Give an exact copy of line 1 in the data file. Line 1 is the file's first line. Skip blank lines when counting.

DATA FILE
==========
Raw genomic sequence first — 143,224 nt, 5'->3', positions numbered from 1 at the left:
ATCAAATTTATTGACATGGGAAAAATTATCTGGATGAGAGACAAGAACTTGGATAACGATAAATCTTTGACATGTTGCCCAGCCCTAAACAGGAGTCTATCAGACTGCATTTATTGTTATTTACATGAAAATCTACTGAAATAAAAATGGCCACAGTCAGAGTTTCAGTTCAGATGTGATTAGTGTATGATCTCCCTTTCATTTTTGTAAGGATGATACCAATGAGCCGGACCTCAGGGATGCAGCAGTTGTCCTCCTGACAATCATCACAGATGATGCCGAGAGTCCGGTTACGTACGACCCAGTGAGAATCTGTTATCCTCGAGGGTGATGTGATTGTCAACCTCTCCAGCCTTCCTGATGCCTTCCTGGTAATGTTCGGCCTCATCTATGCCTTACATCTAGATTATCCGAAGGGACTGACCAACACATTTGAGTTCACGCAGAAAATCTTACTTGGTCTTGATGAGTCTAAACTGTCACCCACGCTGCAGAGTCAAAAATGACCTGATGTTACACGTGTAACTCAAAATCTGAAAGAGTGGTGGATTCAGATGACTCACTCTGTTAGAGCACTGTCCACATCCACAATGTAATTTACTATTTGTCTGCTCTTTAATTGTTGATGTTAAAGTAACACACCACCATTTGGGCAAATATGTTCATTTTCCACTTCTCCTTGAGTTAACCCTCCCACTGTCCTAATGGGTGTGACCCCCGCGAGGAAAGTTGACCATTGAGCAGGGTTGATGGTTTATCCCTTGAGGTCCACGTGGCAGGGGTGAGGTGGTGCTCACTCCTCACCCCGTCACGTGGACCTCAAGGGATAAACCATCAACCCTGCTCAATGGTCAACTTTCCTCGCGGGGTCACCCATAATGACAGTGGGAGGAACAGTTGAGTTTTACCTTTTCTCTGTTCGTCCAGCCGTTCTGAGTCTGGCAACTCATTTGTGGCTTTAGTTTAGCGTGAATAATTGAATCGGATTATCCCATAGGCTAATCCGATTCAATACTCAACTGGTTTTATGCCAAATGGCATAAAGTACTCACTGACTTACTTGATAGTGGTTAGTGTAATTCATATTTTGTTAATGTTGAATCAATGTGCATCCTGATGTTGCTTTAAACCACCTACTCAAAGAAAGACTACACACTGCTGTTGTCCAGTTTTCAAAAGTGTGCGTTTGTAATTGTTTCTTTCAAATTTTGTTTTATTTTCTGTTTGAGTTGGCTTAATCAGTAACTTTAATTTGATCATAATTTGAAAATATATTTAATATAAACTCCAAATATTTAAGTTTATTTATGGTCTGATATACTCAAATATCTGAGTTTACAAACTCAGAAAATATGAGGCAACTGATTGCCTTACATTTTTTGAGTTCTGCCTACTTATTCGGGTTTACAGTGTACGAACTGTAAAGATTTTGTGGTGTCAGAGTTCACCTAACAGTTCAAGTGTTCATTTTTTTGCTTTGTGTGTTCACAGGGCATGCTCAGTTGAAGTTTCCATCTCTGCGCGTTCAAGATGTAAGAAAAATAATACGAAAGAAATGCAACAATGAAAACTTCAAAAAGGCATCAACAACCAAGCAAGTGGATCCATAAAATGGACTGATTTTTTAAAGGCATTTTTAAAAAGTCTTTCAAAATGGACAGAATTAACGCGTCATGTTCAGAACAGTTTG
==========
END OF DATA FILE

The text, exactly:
Raw genomic sequence first — 143,224 nt, 5'->3', positions numbered from 1 at the left: